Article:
Lula is essentially saying that the comprehensive expansion of Brazilian-Russian economic relations is dependent on Russia compromising on those national security goals that it seeks to advance through its ongoing special operation in Ukraine, which Moscow officially regards as existential. This stance contradicts everything that the multipolar community stands for, thus placing Brazil on the West’s political side in the Russian-US dimension of the New Cold War despite its growing ties with China.
The global systemic transition to multipolarity has seen dozens of countries abandoning the Western-centric paradigm of International Relations that’s infamous for its imposition of unilateral conditions onto others and the influence that zero-sum thinking places on policy formulation. Brazil formally counts itself as one of those states that’s focused on building a more equitable world order, particularly in joint coordination with its BRICS partners, yet President Lula just discredited it during his trip to Portugal.
While there, RT reported that he placed conditions on his visit to Russia that was extended to him by President Putin via Foreign Minister Lavrov during the latter’s recent visit to Brazil. Lula’s chief foreign policy advisor recently revealed in a lengthy interview about his boss’ worldview that he doesn’t have any plans at the moment to go there or to Ukraine, but the Brazilian leader clarified on Saturday that he might reconsider if those two make tangible progress towards peace.
He probably thought that this would make him look “balanced”, “neutral”, and “pragmatic”, but while this approach will likely earn him a proverbial pat on the back from his Western partners, it completely discredits his country’s foreign policy in the eyes of Russia and the rest of the multipolar community. The reason for this assessment is that this second category of countries doesn’t believe in imposing unilateral conditions onto their partners, let alone those that involve their relations with third parties.
What Lula just did shows how closely aligned his worldview is with the US’ ruling liberal-globalist Democrats with whom he reportedly proposed launching a global influence network during his trip to DC in February per Politico’s recent report citing congressional figures who attended that meeting. Instead of concocting a “publicly plausible” pretext to “politely” turn down his counterpart’s invitation to attend mid-June’s St. Petersburg International Economic Forum, Lula is making demands of President Putin.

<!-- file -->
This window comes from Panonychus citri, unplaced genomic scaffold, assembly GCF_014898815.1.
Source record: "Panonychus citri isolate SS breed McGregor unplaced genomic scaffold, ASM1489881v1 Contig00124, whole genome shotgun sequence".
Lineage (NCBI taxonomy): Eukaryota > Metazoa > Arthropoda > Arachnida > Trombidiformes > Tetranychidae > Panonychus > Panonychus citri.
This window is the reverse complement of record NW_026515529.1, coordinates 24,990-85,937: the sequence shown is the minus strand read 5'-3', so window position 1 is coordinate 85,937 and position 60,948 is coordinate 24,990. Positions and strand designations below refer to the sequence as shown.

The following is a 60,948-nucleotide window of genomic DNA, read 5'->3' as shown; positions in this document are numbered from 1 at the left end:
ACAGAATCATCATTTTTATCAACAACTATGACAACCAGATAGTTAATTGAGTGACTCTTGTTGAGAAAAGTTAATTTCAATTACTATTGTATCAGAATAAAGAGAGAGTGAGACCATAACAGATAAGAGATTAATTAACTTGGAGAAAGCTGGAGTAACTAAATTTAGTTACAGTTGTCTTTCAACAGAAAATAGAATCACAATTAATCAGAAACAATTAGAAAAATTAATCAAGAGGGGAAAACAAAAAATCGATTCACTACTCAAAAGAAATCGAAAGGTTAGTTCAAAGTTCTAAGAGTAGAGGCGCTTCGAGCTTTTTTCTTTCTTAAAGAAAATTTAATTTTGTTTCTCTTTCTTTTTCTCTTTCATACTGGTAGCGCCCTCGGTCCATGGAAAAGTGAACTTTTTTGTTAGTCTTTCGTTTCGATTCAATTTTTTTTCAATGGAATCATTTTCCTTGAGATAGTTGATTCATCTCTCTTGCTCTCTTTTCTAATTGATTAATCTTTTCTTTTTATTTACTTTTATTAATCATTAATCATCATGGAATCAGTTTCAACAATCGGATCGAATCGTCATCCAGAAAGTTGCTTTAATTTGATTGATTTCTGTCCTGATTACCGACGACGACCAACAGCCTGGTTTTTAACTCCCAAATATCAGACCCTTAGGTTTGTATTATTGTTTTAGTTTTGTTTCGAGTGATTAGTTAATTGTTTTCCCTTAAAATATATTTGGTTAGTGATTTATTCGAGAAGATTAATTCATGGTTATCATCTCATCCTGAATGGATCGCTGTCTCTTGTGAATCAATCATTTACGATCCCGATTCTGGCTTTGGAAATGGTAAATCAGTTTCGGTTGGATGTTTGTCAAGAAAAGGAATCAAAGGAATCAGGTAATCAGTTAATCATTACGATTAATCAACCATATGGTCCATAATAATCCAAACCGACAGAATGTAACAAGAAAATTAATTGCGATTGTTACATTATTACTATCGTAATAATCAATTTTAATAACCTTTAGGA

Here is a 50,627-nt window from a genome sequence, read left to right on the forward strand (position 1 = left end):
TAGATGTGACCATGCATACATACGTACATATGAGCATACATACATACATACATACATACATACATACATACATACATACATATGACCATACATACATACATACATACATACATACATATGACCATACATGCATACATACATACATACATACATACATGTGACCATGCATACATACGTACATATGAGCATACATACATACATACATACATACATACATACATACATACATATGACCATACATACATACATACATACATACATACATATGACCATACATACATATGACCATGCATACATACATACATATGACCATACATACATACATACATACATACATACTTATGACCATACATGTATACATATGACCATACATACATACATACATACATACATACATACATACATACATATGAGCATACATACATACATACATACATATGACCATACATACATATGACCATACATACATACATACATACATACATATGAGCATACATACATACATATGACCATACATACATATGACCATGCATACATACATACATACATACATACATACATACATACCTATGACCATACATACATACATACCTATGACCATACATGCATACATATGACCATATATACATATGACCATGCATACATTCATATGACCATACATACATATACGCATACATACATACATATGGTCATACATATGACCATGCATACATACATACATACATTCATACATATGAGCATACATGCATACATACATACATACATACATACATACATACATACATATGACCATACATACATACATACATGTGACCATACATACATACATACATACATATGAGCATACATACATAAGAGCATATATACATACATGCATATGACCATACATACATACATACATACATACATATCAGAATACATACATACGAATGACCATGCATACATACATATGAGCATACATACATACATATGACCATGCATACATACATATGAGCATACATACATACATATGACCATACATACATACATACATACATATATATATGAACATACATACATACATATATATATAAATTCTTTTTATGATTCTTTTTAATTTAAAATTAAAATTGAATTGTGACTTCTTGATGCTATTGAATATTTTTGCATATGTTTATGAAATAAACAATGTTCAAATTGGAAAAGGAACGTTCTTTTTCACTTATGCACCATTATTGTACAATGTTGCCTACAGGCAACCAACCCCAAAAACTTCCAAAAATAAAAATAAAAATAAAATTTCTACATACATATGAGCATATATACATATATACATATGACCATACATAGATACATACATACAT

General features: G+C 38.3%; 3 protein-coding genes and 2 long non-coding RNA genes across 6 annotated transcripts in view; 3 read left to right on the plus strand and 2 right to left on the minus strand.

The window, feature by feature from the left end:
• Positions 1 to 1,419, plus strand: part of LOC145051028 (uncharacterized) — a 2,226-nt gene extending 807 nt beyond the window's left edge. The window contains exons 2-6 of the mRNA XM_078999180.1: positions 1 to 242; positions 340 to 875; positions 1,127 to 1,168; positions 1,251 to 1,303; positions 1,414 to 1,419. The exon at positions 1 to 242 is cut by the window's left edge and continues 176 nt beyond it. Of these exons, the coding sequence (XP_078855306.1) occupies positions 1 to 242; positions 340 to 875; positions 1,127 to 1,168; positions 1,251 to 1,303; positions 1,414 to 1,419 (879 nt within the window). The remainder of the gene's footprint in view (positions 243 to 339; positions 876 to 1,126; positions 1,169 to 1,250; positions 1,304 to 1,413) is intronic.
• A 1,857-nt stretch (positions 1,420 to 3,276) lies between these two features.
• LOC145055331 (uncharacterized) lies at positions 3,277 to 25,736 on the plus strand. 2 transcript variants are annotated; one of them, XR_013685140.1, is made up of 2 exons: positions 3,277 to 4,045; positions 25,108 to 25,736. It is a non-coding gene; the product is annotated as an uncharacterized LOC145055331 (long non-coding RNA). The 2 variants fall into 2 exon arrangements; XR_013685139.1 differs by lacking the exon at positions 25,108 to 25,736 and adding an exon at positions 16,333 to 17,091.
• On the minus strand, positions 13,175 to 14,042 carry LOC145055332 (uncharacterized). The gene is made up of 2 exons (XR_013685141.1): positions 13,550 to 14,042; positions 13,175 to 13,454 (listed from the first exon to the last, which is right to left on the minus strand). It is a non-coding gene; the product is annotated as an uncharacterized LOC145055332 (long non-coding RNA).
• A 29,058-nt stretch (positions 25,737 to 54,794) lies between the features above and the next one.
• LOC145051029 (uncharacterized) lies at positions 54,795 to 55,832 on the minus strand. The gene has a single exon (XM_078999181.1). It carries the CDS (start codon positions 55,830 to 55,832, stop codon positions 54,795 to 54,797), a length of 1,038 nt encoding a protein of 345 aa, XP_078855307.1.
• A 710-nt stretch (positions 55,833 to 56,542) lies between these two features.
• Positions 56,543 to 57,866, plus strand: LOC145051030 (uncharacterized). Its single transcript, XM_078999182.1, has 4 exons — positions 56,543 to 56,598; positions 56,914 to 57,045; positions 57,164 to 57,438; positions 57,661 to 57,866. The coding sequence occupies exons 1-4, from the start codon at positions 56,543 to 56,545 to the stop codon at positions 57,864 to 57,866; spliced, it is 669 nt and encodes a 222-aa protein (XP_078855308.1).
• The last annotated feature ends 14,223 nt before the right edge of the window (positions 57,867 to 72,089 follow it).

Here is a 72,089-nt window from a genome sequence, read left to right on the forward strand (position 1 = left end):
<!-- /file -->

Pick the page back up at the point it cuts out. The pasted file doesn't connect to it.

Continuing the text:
He’s essentially saying that the comprehensive expansion of Brazilian-Russian economic relations is dependent on Russia compromising on those national security goals that it seeks to advance through its ongoing special operation in Ukraine, which Moscow officially regards as existential. This stance contradicts everything that the multipolar community stands for, thus placing Brazil on the West’s political side in the Russian-US dimension of the New Cold War despite its growing ties with China.
About those, Lula’s grand strategy (which can be learned more about in detail through the preceding two hyperlinked analyses) is basically to “balance” between its top Chinese and US partners – however clumsily – via de-dollarization with the first and proselytizing “wokeism” with the second. Relations with Russia are considered expendable since its importance in this paradigm pales in comparison to those two’s, being mostly relegated to the sphere of cooperation on commodities (including energy).
Even though Brazil and Russia have shared interests in accelerating financial multipolarity, especially through BRICS’ new reserve currency project, Lula clearly let his ideological preference for the West take precedence over this by imposing the conditions that he just did for participating in mid-June’s event. There’s absolutely no chance that Russia will compromise on its national security goals in Ukraine just so he’d consider showing up at that investment forum so it should be taken for granted that he won’t go.